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No COVID-19 in Yukon but we're ready, health officials say

Yukon officials gave a briefing on the novel coronavirus Thursday morning. There are no confirmed cases of COVID-19 in the territory.

Territorial officials held a news briefing Thursday to update on COVID-19 preparedness

Yukon Minister of Health and Social Services Pauline Frost, Chief Medical Officer of Health Dr. Brendan Hanley, and Deputy Chief Medical Officer of Health Dr. Catherine Elliott brief media on COVID-19 on Thursday. (Dave Croft/CBC)

Yukon health officials said Thursday the spread of the novel coronavirus, known as COVID-19, is "uncharted territory," but assured Yukoners that any outbreak in the territory is "completely manageable."

They also confirmed there are still no known cases of COVID-19 in the territory.

"We've been ready for the first case for some time," said Dr. Catherine Elliott, Yukon's deputy chief medical officer of health, at the news briefing.

"In Yukon, the risk is low. We have no cases and we want to keep it that way. If we do have a case, the risk will remain low because we will do our utmost to ensure that cases and contacts are traced and isolated."

Elliott said the bigger concern is that the public doesn't overreact to a first case in Yukon. She said from a public health perspective, that would be no reason to panic.

We have no cases and we want to keep it that way.- Dr. Catherine Elliot, Yukon's deputy chief medical officer of health

"It's completely what we do with any case of infectious disease that has the same type of spread."

Elliott was joined by Chief Medical Officer of Health Brendan Hanley and Yukon Health Minister Pauline Frost. They repeatedly reassured people that Yukon was ready to manage any local outbreak, and that people should go about their day-to-day lives while also taking basic precautions against transmission.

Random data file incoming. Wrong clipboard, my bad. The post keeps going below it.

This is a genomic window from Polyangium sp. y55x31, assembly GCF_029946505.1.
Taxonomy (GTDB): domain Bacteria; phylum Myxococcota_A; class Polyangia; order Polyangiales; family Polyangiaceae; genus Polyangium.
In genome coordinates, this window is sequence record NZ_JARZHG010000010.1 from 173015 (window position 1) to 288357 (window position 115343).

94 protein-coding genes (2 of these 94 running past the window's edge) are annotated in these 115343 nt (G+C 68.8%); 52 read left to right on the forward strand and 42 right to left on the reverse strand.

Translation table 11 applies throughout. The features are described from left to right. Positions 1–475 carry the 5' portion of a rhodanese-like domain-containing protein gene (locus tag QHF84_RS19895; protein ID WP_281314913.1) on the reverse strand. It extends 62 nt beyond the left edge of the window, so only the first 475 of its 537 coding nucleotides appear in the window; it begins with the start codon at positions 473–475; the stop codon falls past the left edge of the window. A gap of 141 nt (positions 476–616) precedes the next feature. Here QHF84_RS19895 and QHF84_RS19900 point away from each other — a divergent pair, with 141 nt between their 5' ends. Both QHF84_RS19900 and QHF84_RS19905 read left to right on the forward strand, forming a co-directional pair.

Elliott said "scores" of people are being tested every day in Yukon. Test results typically take three to five days, as they come from a lab in Vancouver.

'This is a big deal'

The officials acknowledged public concern about the novel coronavirus — and Hanley said that concern is well-founded. 

"I had a fairly random conversation yesterday with someone who said, 'why all this fuss? Like is this really such a big deal?'" Hanley said

"And you know, this is a big deal."

Hanley compared the spread of COVID-19 to other illnesses, saying it's "somewhere between SARS and influenza."

"So, it has characteristics of SARS, but it's less severe than SARS. It's more transmissible and more contagious than SARS. If we compare it to influenza, it's more severe than influenza, actually potentially a lot more severe than influenza, but not quite as transmissible as influenza," he said.

WATCH: The full news briefing Thursday:

Hanley called the spread of COVID-19 "completely manageable."

"It's just the scale and the unpredictability of that which is presenting challenges in how we address this from a public health point of view."

In a statement on Wednesday, Elliott said the coronavirus could not be spread by someone who is not showing symptoms. At the Thursday press briefing, Hanley elaborated. 

"It's still kind of an unknown, can you have actual transmission with asymptomatic contact? The practicality is, it's not contributing significantly, as far as we've seen so far, to the spread of the epidemic."

On Wednesday, it was announced that Ranj Pillai, Yukon's minister of Energy, Mines and Resources, was being tested for COVID-19 and has self-isolated. He attended a mining conference in Toronto where another attendee had tested positive for COVID-19.

Premier Sandy Silver said this was being done "out of an abundance of caution" and urged Yukoners to remain calm. He also announced he would not be attending the First Ministers' meeting in Ottawa this week. 

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